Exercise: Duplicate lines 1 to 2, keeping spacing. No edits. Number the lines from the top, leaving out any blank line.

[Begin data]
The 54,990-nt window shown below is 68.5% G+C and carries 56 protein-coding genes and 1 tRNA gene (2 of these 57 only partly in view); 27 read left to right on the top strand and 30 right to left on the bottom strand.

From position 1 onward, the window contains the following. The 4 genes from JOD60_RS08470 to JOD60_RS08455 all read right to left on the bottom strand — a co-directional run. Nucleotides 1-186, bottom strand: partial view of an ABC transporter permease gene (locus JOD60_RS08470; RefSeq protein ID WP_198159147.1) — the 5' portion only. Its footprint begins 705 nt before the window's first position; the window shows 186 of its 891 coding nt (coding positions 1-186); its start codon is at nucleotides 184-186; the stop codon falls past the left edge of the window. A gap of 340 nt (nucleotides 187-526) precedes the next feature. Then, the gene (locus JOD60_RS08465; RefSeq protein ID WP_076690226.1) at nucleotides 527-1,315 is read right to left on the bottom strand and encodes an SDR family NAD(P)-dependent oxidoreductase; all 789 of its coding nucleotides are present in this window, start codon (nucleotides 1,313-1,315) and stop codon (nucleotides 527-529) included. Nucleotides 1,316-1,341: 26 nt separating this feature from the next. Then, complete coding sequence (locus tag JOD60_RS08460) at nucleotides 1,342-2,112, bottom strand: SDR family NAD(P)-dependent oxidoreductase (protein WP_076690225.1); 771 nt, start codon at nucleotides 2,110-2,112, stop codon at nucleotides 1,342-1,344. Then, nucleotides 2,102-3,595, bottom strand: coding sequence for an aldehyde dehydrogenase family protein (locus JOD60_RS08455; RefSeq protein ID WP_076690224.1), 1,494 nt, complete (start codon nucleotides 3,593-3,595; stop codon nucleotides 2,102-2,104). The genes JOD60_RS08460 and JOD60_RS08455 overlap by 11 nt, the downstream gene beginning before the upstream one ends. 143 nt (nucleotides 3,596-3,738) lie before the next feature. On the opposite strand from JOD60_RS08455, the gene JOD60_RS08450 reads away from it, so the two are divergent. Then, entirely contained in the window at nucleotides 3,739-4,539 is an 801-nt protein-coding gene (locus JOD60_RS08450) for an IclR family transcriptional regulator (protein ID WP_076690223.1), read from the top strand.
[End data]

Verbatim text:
The 54,990-nt window shown below is 68.5% G+C and carries 56 protein-coding genes and 1 tRNA gene (2 of these 57 only partly in view); 27 read left to right on the top strand and 30 right to left on the bottom strand.

From position 1 onward, the window contains the following. The 4 genes from JOD60_RS08470 to JOD60_RS08455 all read right to left on the bottom strand — a co-directional run. Nucleotides 1-186, bottom strand: partial view of an ABC transporter permease gene (locus JOD60_RS08470; RefSeq protein ID WP_198159147.1) — the 5' portion only. Its footprint begins 705 nt before the window's first position; the window shows 186 of its 891 coding nt (coding positions 1-186); its start codon is at nucleotides 184-186; the stop codon falls past the left edge of the window. A gap of 340 nt (nucleotides 187-526) precedes the next feature. Then, the gene (locus JOD60_RS08465; RefSeq protein ID WP_076690226.1) at nucleotides 527-1,315 is read right to left on the bottom strand and encodes an SDR family NAD(P)-dependent oxidoreductase; all 789 of its coding nucleotides are present in this window, start codon (nucleotides 1,313-1,315) and stop codon (nucleotides 527-529) included. Nucleotides 1,316-1,341: 26 nt separating this feature from the next. Then, complete coding sequence (locus tag JOD60_RS08460) at nucleotides 1,342-2,112, bottom strand: SDR family NAD(P)-dependent oxidoreductase (protein WP_076690225.1); 771 nt, start codon at nucleotides 2,110-2,112, stop codon at nucleotides 1,342-1,344. Then, nucleotides 2,102-3,595, bottom strand: coding sequence for an aldehyde dehydrogenase family protein (locus JOD60_RS08455; RefSeq protein ID WP_076690224.1), 1,494 nt, complete (start codon nucleotides 3,593-3,595; stop codon nucleotides 2,102-2,104). The genes JOD60_RS08460 and JOD60_RS08455 overlap by 11 nt, the downstream gene beginning before the upstream one ends. 143 nt (nucleotides 3,596-3,738) lie before the next feature. On the opposite strand from JOD60_RS08455, the gene JOD60_RS08450 reads away from it, so the two are divergent. Then, entirely contained in the window at nucleotides 3,739-4,539 is an 801-nt protein-coding gene (locus JOD60_RS08450) for an IclR family transcriptional regulator (protein ID WP_076690223.1), read from the top strand.